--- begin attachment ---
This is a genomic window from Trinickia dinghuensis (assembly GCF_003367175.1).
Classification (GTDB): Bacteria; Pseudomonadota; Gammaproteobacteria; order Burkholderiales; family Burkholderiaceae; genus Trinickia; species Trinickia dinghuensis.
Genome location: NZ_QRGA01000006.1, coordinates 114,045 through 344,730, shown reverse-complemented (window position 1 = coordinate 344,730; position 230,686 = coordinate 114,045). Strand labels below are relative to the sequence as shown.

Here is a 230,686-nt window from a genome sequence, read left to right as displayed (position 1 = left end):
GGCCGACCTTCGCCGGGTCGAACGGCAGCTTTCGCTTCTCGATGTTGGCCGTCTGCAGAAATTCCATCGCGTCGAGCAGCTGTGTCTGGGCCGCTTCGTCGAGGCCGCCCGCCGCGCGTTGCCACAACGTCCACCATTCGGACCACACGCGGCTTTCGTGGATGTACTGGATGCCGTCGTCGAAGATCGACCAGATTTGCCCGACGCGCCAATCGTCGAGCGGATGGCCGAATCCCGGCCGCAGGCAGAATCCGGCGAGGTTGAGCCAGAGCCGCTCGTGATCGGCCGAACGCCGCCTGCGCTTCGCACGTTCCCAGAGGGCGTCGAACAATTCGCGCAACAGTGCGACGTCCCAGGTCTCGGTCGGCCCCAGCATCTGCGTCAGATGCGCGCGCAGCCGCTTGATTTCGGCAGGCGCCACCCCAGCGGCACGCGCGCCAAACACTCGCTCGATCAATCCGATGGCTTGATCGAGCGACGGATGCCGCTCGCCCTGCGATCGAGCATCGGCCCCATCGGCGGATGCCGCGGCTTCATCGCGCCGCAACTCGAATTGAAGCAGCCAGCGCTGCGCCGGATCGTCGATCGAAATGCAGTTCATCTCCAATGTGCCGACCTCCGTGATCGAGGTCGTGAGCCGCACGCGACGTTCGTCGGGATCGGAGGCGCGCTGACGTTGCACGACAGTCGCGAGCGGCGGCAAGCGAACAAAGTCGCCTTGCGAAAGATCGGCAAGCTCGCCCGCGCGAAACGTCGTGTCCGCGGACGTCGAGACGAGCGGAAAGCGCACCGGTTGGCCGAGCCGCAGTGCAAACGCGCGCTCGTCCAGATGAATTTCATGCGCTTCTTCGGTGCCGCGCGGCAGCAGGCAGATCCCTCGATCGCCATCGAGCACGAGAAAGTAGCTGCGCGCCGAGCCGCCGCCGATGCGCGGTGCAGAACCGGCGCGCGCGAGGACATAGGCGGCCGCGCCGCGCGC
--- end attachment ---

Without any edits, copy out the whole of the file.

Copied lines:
This is a genomic window from Trinickia dinghuensis (assembly GCF_003367175.1).
Classification (GTDB): Bacteria; Pseudomonadota; Gammaproteobacteria; order Burkholderiales; family Burkholderiaceae; genus Trinickia; species Trinickia dinghuensis.
Genome location: NZ_QRGA01000006.1, coordinates 114,045 through 344,730, shown reverse-complemented (window position 1 = coordinate 344,730; position 230,686 = coordinate 114,045). Strand labels below are relative to the sequence as shown.

Here is a 230,686-nt window from a genome sequence, read left to right as displayed (position 1 = left end):
GGCCGACCTTCGCCGGGTCGAACGGCAGCTTTCGCTTCTCGATGTTGGCCGTCTGCAGAAATTCCATCGCGTCGAGCAGCTGTGTCTGGGCCGCTTCGTCGAGGCCGCCCGCCGCGCGTTGCCACAACGTCCACCATTCGGACCACACGCGGCTTTCGTGGATGTACTGGATGCCGTCGTCGAAGATCGACCAGATTTGCCCGACGCGCCAATCGTCGAGCGGATGGCCGAATCCCGGCCGCAGGCAGAATCCGGCGAGGTTGAGCCAGAGCCGCTCGTGATCGGCCGAACGCCGCCTGCGCTTCGCACGTTCCCAGAGGGCGTCGAACAATTCGCGCAACAGTGCGACGTCCCAGGTCTCGGTCGGCCCCAGCATCTGCGTCAGATGCGCGCGCAGCCGCTTGATTTCGGCAGGCGCCACCCCAGCGGCACGCGCGCCAAACACTCGCTCGATCAATCCGATGGCTTGATCGAGCGACGGATGCCGCTCGCCCTGCGATCGAGCATCGGCCCCATCGGCGGATGCCGCGGCTTCATCGCGCCGCAACTCGAATTGAAGCAGCCAGCGCTGCGCCGGATCGTCGATCGAAATGCAGTTCATCTCCAATGTGCCGACCTCCGTGATCGAGGTCGTGAGCCGCACGCGACGTTCGTCGGGATCGGAGGCGCGCTGACGTTGCACGACAGTCGCGAGCGGCGGCAAGCGAACAAAGTCGCCTTGCGAAAGATCGGCAAGCTCGCCCGCGCGAAACGTCGTGTCCGCGGACGTCGAGACGAGCGGAAAGCGCACCGGTTGGCCGAGCCGCAGTGCAAACGCGCGCTCGTCCAGATGAATTTCATGCGCTTCTTCGGTGCCGCGCGGCAGCAGGCAGATCCCTCGATCGCCATCGAGCACGAGAAAGTAGCTGCGCGCCGAGCCGCCGCCGATGCGCGGTGCAGAACCGGCGCGCGCGAGGACATAGGCGGCCGCGCCGCGCGC